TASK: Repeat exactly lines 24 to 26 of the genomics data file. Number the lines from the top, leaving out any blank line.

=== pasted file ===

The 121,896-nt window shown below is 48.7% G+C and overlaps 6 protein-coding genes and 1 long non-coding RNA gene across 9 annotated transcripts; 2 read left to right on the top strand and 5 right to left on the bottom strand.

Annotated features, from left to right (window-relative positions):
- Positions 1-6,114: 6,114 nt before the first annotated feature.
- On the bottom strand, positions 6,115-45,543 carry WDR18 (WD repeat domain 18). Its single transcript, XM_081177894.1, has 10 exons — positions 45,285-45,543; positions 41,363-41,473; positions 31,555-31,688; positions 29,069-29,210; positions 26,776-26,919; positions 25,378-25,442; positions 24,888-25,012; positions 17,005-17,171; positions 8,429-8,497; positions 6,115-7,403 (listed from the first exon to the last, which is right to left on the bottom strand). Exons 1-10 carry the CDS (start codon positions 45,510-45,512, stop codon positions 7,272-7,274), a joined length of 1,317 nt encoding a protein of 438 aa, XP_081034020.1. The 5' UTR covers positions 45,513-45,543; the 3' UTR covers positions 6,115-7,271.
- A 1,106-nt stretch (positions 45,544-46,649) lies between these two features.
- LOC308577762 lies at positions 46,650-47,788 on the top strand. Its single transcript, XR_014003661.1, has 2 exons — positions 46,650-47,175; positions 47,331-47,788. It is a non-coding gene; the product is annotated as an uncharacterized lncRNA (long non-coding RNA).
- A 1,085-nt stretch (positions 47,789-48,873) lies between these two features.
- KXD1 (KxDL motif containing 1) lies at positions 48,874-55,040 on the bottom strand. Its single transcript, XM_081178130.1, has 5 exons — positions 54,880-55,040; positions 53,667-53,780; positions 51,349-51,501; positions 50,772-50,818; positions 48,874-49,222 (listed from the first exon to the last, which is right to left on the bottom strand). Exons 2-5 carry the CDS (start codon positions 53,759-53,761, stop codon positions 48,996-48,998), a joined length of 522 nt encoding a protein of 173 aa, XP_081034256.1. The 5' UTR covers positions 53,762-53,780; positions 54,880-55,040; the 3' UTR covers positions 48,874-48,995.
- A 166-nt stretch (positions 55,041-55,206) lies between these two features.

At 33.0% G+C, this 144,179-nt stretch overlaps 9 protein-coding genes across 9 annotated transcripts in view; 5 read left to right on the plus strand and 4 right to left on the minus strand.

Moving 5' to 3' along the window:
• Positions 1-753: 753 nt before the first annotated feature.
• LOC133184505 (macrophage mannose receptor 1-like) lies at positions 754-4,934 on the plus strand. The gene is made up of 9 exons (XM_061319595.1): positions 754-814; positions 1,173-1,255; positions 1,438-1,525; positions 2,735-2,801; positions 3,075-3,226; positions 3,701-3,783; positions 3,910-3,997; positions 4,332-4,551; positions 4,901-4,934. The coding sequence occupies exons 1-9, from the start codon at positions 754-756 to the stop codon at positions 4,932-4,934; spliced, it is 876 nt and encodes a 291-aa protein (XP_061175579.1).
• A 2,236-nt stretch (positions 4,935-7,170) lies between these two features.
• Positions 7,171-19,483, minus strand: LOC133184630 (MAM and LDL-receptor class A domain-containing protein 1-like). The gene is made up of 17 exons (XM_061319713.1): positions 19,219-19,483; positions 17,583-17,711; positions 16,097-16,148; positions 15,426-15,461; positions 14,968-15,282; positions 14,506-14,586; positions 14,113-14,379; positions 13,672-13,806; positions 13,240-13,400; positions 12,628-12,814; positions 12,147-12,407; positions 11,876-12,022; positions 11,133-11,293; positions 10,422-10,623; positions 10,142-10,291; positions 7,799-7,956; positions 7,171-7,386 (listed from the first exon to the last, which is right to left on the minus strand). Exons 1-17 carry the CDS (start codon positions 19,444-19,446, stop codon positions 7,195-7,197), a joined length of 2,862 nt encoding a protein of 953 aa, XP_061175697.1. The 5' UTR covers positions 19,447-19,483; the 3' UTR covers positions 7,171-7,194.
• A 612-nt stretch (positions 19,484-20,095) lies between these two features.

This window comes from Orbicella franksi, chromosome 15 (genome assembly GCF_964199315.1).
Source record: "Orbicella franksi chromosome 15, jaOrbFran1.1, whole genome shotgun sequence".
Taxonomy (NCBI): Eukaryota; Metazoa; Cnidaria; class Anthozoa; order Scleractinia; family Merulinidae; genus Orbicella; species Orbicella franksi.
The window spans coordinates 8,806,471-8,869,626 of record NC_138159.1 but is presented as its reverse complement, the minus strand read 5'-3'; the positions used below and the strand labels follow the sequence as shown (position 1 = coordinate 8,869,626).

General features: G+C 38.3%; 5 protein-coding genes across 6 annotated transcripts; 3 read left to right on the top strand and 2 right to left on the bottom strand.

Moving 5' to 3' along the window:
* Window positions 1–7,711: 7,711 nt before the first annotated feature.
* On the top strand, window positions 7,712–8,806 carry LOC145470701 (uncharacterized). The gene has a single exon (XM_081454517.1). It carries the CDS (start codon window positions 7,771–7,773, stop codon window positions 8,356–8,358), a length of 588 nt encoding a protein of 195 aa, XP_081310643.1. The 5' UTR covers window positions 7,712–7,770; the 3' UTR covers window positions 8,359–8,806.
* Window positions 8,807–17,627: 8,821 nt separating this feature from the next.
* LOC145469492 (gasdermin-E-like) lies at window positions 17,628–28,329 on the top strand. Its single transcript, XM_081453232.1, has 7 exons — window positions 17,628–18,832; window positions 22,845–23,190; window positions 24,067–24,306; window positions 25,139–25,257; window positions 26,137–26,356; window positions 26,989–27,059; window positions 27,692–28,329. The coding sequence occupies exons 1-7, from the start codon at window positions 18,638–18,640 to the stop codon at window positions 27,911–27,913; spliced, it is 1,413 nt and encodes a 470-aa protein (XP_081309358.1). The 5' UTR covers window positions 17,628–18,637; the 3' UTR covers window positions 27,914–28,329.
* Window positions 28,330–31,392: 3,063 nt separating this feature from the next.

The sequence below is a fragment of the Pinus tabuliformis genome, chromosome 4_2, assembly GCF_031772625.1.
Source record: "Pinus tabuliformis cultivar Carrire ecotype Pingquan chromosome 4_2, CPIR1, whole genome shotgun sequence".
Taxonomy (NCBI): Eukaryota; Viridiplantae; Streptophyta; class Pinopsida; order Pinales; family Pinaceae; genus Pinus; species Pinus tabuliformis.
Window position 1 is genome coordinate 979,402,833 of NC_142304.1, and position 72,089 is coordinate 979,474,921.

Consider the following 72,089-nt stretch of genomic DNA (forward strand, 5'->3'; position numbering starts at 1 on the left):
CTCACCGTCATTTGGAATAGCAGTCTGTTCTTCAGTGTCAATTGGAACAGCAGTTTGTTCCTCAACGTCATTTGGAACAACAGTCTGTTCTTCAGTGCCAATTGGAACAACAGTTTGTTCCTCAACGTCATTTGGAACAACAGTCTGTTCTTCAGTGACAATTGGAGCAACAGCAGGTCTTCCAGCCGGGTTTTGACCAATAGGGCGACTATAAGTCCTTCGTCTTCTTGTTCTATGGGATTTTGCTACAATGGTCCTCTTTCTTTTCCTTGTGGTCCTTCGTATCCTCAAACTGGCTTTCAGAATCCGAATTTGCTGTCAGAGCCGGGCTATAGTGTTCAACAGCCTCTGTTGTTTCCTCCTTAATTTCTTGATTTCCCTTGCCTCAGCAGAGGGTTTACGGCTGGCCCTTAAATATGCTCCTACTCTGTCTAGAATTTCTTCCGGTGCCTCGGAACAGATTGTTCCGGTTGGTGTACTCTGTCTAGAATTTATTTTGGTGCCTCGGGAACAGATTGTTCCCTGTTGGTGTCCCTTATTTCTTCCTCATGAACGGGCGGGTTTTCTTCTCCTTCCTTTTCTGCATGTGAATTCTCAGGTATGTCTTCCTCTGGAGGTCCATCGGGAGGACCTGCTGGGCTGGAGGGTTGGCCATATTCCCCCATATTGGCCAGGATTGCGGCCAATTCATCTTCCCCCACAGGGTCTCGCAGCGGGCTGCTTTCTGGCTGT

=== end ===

* On the top strand, window positions 7,712–8,806 carry LOC145470701 (uncharacterized). The gene has a single exon (XM_081454517.1). It carries the CDS (start codon window positions 7,771–7,773, stop codon window positions 8,356–8,358), a length of 588 nt encoding a protein of 195 aa, XP_081310643.1. The 5' UTR covers window positions 7,712–7,770; the 3' UTR covers window positions 8,359–8,806.
* Window positions 8,807–17,627: 8,821 nt separating this feature from the next.
* LOC145469492 (gasdermin-E-like) lies at window positions 17,628–28,329 on the top strand. Its single transcript, XM_081453232.1, has 7 exons — window positions 17,628–18,832; window positions 22,845–23,190; window positions 24,067–24,306; window positions 25,139–25,257; window positions 26,137–26,356; window positions 26,989–27,059; window positions 27,692–28,329. The coding sequence occupies exons 1-7, from the start codon at window positions 18,638–18,640 to the stop codon at window positions 27,911–27,913; spliced, it is 1,413 nt and encodes a 470-aa protein (XP_081309358.1). The 5' UTR covers window positions 17,628–18,637; the 3' UTR covers window positions 27,914–28,329.